As a result of this funding structure, the MBTA’s business model does not support its operating model; because the MBTA has historically been able to have the State cover all of its costs, there has been little incentive for innovation. Further, the MBTA’s effective monopoly smothered any drive to develop competitive advantage. For as long as the State has been willing to underwrite all costs, the urgency to achieve cost efficiencies and develop and implement a cogent business strategy has been muted.
What could work better?
So what business model would work better? Should the MBTA be run as a for-profit organization, to incentive strategic decision making and drive efficiency? While this model is effective for private organizations, it would not be feasible for the MBTA. Across North America and Europe, there is no transit agency that can cover all of its operational costs through the revenue it generates[viii]. If the MBTA were mandated to run at a profit, much of the system would have to shut down as most routes are not profitable. The MBTA needs some degree of funding from taxpayers to supplement generated revenue because transit addresses broader societal needs by providing:
- Mobility into high-density urban centres
- Low-cost accessibility to employment, healthcare, education and recreation
- A sustainable transportation alternative to automobile use
- Support for economic development and urban regeneration
This illustrates the challenge in developing a business model that can be aligned with the operational model of a public service such as education, healthcare, the military or public transportation. Public services are generally striving to fulfill multiple diverse objectives that do not relate to financial return. In comparison, a for-profit organization has a much narrower band of objectives it is striving to fulfill – generally, to maximize the return on shareholder equity, which can be achieved in the long-run by focusing on interrelated short-term objectives (i.e. maximizing market share, minimizing costs, etc.)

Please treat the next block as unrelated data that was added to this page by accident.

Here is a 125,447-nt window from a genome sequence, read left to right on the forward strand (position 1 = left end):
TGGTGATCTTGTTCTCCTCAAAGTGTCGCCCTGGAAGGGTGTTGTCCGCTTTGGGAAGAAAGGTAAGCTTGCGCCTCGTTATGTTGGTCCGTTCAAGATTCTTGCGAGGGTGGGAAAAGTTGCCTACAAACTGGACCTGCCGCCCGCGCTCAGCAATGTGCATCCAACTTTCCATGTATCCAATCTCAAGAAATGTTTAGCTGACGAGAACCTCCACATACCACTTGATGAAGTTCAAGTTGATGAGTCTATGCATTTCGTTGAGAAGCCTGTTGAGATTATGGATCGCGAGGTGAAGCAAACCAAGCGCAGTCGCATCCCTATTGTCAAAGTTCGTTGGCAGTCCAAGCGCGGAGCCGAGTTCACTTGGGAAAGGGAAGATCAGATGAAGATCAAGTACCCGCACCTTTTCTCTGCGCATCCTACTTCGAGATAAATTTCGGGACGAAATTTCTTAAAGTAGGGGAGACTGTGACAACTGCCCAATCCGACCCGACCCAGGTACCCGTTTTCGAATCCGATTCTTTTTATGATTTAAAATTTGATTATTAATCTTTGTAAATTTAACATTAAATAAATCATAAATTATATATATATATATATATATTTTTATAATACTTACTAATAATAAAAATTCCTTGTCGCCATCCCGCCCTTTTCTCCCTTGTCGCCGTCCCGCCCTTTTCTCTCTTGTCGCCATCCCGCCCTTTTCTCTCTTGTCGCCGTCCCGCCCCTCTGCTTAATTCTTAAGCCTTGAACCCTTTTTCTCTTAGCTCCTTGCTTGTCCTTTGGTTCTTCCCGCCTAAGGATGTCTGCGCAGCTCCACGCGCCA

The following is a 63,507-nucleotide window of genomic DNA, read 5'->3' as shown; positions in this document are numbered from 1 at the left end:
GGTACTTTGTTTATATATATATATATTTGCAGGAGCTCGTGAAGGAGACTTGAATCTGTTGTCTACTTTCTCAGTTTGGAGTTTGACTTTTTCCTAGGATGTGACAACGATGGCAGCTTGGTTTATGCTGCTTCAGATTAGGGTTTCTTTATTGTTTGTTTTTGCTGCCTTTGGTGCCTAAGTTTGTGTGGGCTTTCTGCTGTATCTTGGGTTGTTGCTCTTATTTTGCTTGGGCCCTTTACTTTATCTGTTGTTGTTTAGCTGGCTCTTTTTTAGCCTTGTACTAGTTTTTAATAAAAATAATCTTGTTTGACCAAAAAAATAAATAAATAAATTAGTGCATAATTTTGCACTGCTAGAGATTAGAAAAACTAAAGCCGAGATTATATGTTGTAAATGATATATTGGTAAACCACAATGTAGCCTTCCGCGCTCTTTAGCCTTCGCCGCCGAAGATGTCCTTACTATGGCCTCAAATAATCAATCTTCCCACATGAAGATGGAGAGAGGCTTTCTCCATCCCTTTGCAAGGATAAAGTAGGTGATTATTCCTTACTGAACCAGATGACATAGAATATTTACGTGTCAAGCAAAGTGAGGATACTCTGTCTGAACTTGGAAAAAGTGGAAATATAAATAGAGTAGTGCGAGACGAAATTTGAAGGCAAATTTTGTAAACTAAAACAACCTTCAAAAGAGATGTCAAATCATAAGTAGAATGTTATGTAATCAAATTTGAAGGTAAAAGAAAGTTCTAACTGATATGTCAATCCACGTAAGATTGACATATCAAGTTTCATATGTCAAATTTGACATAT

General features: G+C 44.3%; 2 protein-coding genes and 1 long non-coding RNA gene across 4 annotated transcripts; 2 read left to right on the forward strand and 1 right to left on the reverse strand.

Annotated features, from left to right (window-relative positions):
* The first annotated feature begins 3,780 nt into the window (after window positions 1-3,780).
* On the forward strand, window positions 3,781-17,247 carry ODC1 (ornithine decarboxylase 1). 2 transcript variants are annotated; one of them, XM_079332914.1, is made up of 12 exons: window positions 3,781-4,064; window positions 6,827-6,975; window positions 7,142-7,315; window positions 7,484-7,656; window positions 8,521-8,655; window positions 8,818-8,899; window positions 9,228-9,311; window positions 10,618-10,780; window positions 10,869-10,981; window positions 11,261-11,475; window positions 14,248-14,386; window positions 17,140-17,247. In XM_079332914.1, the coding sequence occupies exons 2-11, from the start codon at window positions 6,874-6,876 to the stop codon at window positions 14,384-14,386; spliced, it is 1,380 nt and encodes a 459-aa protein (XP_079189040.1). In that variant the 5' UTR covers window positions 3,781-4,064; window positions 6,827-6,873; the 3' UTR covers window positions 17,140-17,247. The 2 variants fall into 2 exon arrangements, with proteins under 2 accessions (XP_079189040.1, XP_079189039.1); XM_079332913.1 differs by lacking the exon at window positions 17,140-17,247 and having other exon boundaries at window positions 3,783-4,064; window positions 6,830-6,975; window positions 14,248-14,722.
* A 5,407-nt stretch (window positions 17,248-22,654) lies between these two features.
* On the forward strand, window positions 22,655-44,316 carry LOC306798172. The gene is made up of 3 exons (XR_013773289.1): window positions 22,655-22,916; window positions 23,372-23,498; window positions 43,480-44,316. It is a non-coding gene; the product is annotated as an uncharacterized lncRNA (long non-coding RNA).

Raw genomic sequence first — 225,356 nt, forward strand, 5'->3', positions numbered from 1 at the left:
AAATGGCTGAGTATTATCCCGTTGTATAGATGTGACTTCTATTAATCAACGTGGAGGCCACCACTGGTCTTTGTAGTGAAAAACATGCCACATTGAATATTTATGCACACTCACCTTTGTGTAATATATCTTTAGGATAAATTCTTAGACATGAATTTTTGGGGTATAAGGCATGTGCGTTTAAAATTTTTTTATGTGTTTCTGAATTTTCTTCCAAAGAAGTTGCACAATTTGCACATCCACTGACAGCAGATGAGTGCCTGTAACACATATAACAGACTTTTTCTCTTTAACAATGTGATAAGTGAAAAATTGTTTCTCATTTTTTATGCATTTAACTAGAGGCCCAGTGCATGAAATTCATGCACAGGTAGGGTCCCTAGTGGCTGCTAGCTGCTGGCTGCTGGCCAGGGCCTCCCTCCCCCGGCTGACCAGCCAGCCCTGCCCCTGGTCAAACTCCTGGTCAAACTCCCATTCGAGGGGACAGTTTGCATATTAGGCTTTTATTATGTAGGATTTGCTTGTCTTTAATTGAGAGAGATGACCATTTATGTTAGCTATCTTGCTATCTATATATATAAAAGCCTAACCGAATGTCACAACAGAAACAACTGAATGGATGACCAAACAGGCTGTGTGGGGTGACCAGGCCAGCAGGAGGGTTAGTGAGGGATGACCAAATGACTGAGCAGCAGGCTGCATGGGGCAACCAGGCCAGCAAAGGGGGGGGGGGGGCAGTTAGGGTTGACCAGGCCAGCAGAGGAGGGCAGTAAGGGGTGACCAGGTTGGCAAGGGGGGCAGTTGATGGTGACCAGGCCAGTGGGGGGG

So how can the business model be improved to better support the complex operating models for social services? These three options prove wanting:
- Guaranteed funding has led to ever-ballooning costs
- Setting annual budget targets has proven unsuccessful
- Privatization neglects broader social objectives
However, I believe that improved outcomes can be achieved by:
- Attracting highly qualified leaders to run agencies and organizations “like a business” in terms of linking service delivery to financial performance, while optimizing social objectives
- Providing sufficient tax subsidy to fund operations
[i] MBTA Fiscal and Management Control Board Report #1 – Baseline Analysis and Progress to Date, September 22, 2015, page 2
[ii] MBTA Fiscal and Management Control Board Report #1 – Baseline Analysis and Progress to Date, September 22, 2015, page 17
[iii] https://www.bostonglobe.com/metro/2015/11/30/green-line-project-plagued-with-problems-consultants-say/VjSlACBEmPQn6JLwVodTJO/story.html, accessed December 4, 2015.
[iv] https://www.bostonglobe.com/metro/2015/12/06/mbta-looks-fare-hikes-reopening-union-contracts-balance-budget/PnRwU9uHhzu0C3MfxO60qO/story.html, accessed December 4, 2015.
[v]https://twitter.com/search?q=mbta+green+line+extension&ref_src=twsrc%5Egoogle%7Ctwcamp%5Eserp%7Ctwgr%5Esearch, accessed December 9, 2015.
[vi] http://www.wbur.org/2015/08/21/mbta-privatize-bus-routes, accessed December 4, 2015.
[vii] MBTA Review, David d`Alessandro et al, November 1, 2009, accessed December 4, 2015.
[viii] https://en.wikipedia.org/wiki/Farebox_recovery_ratio, accessed December 4, 2015.